So it seems entirely fair to wonder what he would think of Moore's job offer to DePape, considering his record as a bad boss.
As reported by -- of all outlets -- The New Yorker and Mother Jones:
"...as the staff of Mother Jones [a magazine that had fired Moore for being toxic in the office] had discovered, Moore wasn’t the ideal boss. Little by little, he began to alienate people. He disliked sharing credit with his writers. He would often come in late. He didn’t yell at people: if someone said something he didn’t like, he wouldn’t argue; he would simply not invite that person to the next meeting, or the person would be fired. … One day during production on the first season of the show, Moore called two of his writers into his office. It was, for both of them, their first job in television, and they had been hired with the title of associate producer. They were not members of the Writers’ Guild, the powerful union for writers in movies and TV, and thus were not receiving health benefits, and would not qualify later for a percentage of video and rerun sales. 'Michael said, ‘I’m getting a lot of heat from the union to call you guys writers and pay you under the union rules,’' Eric Zicklin, one of the associate producers, says. ‘I don’t have the budget for that. But if they keep coming down on me that’ll mean I’ll only be able to afford one of you and the other one’s gotta go.’Particularly intriguing is Moore's speculation that he would have to fire one of his associate producers if he had to pay them Writers' Guild-mandated wages.
… One by one, his employees stopped believing in the Cause. The job became just a job, and Moore became just another boss in a business that had an almost limitless tolerance for bad behavior. But, because they had once believed in him, their disappointment was painful."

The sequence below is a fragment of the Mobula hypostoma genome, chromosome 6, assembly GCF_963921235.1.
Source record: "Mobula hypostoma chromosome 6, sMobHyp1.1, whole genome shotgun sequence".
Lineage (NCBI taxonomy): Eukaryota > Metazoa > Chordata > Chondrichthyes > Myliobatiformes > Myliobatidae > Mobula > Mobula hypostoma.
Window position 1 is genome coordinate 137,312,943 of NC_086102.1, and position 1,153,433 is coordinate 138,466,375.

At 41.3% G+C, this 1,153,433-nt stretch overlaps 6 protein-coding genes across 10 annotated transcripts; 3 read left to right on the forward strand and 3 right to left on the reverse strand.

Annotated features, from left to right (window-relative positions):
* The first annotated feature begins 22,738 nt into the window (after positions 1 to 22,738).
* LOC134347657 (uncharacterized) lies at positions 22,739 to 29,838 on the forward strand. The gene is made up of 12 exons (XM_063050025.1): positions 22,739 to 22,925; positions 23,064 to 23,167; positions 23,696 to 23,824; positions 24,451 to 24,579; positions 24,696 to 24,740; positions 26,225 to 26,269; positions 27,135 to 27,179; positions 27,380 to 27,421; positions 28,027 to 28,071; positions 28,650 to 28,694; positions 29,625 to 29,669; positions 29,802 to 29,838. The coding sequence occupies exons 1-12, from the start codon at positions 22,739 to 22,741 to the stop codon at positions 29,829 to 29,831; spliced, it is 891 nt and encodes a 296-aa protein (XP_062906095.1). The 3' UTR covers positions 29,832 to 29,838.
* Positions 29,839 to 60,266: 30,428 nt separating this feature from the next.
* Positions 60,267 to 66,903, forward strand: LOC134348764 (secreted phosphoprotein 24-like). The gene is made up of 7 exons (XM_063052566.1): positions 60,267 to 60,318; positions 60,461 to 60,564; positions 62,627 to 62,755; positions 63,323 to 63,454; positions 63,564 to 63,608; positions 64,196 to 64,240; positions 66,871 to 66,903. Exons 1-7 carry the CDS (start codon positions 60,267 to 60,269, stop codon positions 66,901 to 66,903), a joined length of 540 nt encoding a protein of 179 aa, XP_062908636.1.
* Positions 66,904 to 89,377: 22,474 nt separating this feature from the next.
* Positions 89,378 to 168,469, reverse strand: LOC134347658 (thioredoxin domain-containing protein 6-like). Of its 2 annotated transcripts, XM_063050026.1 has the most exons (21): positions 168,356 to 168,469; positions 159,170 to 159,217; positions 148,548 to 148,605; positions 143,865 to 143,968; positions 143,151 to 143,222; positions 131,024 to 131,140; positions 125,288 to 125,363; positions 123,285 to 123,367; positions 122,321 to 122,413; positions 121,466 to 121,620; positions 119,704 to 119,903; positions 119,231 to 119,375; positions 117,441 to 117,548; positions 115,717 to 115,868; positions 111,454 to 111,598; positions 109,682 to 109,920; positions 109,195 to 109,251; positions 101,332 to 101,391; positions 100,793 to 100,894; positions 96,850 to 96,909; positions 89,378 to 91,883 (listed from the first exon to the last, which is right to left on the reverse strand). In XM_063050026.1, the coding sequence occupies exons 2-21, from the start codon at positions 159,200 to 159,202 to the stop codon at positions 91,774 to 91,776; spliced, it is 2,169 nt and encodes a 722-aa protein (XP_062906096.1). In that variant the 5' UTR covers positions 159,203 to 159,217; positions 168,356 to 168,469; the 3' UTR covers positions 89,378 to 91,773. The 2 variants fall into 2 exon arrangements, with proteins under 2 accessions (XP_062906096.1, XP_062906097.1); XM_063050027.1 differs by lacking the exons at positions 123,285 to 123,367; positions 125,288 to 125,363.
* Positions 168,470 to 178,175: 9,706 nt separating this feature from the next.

This becomes especially interesting when one considers Hubich's astoundingly-dishonest take on comments by Saskatchewan Premier Brad Wall, whom he does not like.
Wall publicly speculated that, if Saskatchewan agreed to a contract with its teachers' union similiar to the one Alberta teachers have, his government would liklely be forced to lay teachers off, as has been happening in Alberta.
Hubich had a different take. He claimed -- quite falsely -- that Wall had threatened to fire teachers over negotiations.
Judged according to Hubich's rhetorical standard, Michael Moore's threat to his associate producers is very different. They weren't involved in any kind of negotiations with Moore (one can only imagine how Moore would have reacted if they'd even mused about unionizing). Moore's "threat" -- according to the Hubich standard -- was that one of the associate producers would be fired if the Writers' Guild (of which neither was a member) didn't get off his back.
Yet Larry Hubich seems to rather like Michael Moore, but dislikes Brad Wall to a rather comical degree, despite the fact that the people of Saskatchewan simply do not agree with him.
But Wall's 59% approval rating -- which Hubich seems to be having a hard time coping with -- is besides the point. Perhaps he could be troubled to tell Canadians how he feels about the prospect of Brigette DePape being offered employment by such a notoriously horrible boss.
After all, he threatened to fire his associate producers. By the Hubich standard, that is.